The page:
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Color Constancy

ISBN: 978-0-470-51048-3
408 pages
April 2007
Color Constancy (047051048X) cover image
A human observer is able to recognize the color of objects irrespective of the light used to illuminate them. This is called color constancy. A digital camera uses a sensor to measure the reflected light, meaning that the measured color at each pixel varies according to the color of the illuminant. Therefore, the resulting colors may not be the same as the colors that were perceived by the observer. Obtaining color constant descriptors from image pixels is not only important for digital photography, but also valuable for computer vision, color-based automatic object recognition, and color image processing in general.

This book provides a comprehensive introduction to the field of color constancy, describing all the major color constancy algorithms, as well as presenting cutting edge research in the area of color image processing. Beginning with an in-depth look at the human visual system, Ebner goes on to:

  • examine the theory of color image formation, color reproduction and different color spaces;
  • discuss algorithms for color constancy under both uniform and non-uniform illuminants;
  • describe methods for shadow removal and shadow attenuation in digital images;
  • evaluate the various algorithms for object recognition and color constancy and compare this to data obtained from experimental psychology;
  • set out the different algorithms as pseudo code in an appendix at the end of the book.

Color Constancy is an ideal reference for practising engineers, computer scientists and researchers working in the area of digital color image processing. It may also be useful for biologists or scientists in general who are interested in computational theories of the visual brain and bio-inspired engineering systems.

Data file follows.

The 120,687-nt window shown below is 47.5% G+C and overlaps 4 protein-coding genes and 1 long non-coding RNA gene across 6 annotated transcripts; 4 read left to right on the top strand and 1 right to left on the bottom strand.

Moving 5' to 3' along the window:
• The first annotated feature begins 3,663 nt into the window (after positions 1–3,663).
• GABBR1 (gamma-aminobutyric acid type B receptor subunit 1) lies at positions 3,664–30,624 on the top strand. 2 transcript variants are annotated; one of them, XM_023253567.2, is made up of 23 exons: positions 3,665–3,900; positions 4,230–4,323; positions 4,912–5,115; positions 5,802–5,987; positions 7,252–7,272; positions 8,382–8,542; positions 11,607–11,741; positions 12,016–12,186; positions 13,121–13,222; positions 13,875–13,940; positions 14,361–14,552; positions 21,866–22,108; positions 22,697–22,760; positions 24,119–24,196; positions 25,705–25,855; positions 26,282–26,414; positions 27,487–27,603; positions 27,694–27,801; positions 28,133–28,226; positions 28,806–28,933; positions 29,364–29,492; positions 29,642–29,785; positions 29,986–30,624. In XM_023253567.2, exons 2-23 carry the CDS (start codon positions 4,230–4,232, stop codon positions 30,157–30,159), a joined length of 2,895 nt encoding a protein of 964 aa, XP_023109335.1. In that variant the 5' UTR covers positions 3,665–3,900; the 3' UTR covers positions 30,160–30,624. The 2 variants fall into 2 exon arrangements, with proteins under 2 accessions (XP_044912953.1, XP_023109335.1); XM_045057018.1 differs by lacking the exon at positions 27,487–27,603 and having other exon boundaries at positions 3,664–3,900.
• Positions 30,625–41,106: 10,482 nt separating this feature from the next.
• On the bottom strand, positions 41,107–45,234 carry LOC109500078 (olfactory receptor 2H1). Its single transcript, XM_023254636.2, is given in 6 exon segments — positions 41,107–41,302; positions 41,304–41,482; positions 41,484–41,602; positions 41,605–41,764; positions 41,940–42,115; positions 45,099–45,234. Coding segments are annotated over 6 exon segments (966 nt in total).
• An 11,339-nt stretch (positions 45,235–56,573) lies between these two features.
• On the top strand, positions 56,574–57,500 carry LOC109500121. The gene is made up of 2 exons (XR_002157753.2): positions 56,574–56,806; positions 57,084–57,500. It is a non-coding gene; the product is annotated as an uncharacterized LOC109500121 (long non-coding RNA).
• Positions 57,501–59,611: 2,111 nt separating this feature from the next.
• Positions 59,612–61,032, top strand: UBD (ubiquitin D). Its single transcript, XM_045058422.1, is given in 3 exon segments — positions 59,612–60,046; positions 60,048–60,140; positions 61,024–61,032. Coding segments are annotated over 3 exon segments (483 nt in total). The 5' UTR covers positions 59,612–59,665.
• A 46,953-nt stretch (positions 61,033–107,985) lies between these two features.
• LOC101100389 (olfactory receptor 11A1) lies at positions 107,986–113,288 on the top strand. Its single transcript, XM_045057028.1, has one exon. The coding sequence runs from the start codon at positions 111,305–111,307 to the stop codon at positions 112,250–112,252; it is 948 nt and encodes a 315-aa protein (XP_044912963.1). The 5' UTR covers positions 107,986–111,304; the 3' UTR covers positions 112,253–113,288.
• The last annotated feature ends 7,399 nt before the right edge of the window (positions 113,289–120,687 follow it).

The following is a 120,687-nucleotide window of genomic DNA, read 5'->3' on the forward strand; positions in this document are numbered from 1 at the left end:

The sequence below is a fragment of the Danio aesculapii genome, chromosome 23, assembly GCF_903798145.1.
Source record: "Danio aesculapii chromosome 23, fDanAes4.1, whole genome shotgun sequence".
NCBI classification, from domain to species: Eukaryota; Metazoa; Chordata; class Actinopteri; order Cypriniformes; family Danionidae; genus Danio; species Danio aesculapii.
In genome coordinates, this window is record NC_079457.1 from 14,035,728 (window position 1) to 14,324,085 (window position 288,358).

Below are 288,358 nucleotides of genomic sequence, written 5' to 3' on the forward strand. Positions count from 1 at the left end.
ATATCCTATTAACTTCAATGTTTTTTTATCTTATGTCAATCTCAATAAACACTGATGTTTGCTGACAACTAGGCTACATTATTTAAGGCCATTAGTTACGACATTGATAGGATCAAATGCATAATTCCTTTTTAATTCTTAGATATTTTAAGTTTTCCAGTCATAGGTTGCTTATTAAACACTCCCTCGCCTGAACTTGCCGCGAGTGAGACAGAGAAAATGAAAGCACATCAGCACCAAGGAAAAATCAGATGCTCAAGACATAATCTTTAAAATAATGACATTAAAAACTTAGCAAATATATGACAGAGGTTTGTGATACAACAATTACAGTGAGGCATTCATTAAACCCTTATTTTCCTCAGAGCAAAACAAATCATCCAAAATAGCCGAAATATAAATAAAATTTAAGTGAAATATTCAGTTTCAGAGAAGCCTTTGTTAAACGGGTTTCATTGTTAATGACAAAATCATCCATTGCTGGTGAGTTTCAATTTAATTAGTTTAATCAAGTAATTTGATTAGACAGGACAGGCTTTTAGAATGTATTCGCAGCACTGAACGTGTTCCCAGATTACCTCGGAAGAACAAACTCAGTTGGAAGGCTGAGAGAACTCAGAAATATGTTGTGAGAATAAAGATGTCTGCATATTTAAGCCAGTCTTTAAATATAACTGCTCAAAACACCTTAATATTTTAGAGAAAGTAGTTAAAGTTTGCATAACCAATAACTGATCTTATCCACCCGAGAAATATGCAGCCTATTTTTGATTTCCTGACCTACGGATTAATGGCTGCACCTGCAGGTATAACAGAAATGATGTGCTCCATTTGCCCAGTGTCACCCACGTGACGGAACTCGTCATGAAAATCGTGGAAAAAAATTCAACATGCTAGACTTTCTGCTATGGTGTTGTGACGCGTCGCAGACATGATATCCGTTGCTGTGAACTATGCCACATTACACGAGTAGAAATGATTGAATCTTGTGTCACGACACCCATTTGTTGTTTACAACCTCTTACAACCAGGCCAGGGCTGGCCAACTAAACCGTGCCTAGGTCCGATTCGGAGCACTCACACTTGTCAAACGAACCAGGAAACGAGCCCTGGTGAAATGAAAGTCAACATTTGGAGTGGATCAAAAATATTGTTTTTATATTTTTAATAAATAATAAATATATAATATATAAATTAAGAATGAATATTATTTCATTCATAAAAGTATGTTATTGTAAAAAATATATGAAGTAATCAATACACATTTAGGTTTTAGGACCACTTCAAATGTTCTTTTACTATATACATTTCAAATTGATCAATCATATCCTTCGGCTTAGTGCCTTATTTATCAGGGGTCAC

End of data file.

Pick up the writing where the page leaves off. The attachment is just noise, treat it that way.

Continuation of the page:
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Series Preface.

Preface..

1 Introduction.

1.1 What is Color Constancy?

1.2 Classic Experiments.

1.3 Overview.

2 The Visual System.

2.1 Eye and Retina.

2.2 Visual Cortex.

2.3 On the Function of the Color Opponent Cells.

2.4 Lightness.

2.5 Color Perception Correlates with Integrated Reflectances.

2.6 Involvement of the Visual Cortex in Color Constancy.

3 Theory of Color Image Formation.

3.1 Analog Photography.

3.2 Digital Photography.

3.3 Theory of Radiometry.

3.4 Reflectance Models.

3.5 Illuminants.

3.6 Sensor Response.

3.7 Finite Set of Basis Functions.

4 Color Reproduction.

4.1 Additive and Subtractive Color Generation.

4.2 Color Gamut.

4.3 Computing Primary Intensities.

4.4 CIE XYZ Color Space.

4.5 Gamma Correction.

4.6 Von Kries Coefficients and Sensor Sharpening.

5 Color Spaces.

5.1 RGB Color Space.

5.2 sRGB.

5.3 CIE L*u*v*Color Space.

5.4 CIE L*a*b*Color Space.

5.5 CMY Color Space.

5.6 HSI Color Space.

5.7 HSV Color Space.

5.8 Analog and Digital Video Color Spaces.

6 Algorithms for Color Constancy under Uniform Illumination.

6.1 White Patch Retinex.

6.2 The Gray World Assumption.

6.3 Variant of Horna??s Algorithm.

6.4 Gamut-constraint Methods.

6.5 Color in Perspective.

6.6 Color Cluster Rotation.

6.7 Comprehensive Color Normalization.

6.8 Color Constancy Using a Dichromatic Reflection Model.

7 Algorithms for Color Constancy under Nonuniform Illumination.

7.1 The Retinex Theory of Color Vision.

7.2 Computation of Lightness and Color.

7.3 Hardware Implementation of Landa??s Retinex Theory.